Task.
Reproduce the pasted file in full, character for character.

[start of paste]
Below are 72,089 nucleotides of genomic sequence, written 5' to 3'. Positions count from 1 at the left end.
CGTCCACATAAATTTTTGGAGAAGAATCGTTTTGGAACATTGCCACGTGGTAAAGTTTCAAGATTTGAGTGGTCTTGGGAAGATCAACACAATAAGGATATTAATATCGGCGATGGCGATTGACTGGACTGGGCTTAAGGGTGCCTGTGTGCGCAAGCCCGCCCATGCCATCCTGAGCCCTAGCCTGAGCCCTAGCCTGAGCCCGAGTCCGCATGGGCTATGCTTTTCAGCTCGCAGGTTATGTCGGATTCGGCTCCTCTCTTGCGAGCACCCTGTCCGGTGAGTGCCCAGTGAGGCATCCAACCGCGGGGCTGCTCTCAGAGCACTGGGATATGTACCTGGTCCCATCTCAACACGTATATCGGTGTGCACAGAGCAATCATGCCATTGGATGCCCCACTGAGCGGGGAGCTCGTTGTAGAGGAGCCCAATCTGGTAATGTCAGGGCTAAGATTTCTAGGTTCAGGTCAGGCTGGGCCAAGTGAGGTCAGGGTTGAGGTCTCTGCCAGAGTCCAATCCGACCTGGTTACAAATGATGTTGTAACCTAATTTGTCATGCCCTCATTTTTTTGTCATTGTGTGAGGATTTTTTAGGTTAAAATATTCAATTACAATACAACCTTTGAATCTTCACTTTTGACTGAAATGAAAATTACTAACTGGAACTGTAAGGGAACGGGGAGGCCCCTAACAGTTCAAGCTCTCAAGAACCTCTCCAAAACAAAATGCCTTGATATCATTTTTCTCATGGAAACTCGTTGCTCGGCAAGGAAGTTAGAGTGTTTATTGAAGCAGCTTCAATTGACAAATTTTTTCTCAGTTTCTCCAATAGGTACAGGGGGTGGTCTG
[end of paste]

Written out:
Below are 72,089 nucleotides of genomic sequence, written 5' to 3'. Positions count from 1 at the left end.
CGTCCACATAAATTTTTGGAGAAGAATCGTTTTGGAACATTGCCACGTGGTAAAGTTTCAAGATTTGAGTGGTCTTGGGAAGATCAACACAATAAGGATATTAATATCGGCGATGGCGATTGACTGGACTGGGCTTAAGGGTGCCTGTGTGCGCAAGCCCGCCCATGCCATCCTGAGCCCTAGCCTGAGCCCTAGCCTGAGCCCGAGTCCGCATGGGCTATGCTTTTCAGCTCGCAGGTTATGTCGGATTCGGCTCCTCTCTTGCGAGCACCCTGTCCGGTGAGTGCCCAGTGAGGCATCCAACCGCGGGGCTGCTCTCAGAGCACTGGGATATGTACCTGGTCCCATCTCAACACGTATATCGGTGTGCACAGAGCAATCATGCCATTGGATGCCCCACTGAGCGGGGAGCTCGTTGTAGAGGAGCCCAATCTGGTAATGTCAGGGCTAAGATTTCTAGGTTCAGGTCAGGCTGGGCCAAGTGAGGTCAGGGTTGAGGTCTCTGCCAGAGTCCAATCCGACCTGGTTACAAATGATGTTGTAACCTAATTTGTCATGCCCTCATTTTTTTGTCATTGTGTGAGGATTTTTTAGGTTAAAATATTCAATTACAATACAACCTTTGAATCTTCACTTTTGACTGAAATGAAAATTACTAACTGGAACTGTAAGGGAACGGGGAGGCCCCTAACAGTTCAAGCTCTCAAGAACCTCTCCAAAACAAAATGCCTTGATATCATTTTTCTCATGGAAACTCGTTGCTCGGCAAGGAAGTTAGAGTGTTTATTGAAGCAGCTTCAATTGACAAATTTTTTCTCAGTTTCTCCAATAGGTACAGGGGGTGGTCTG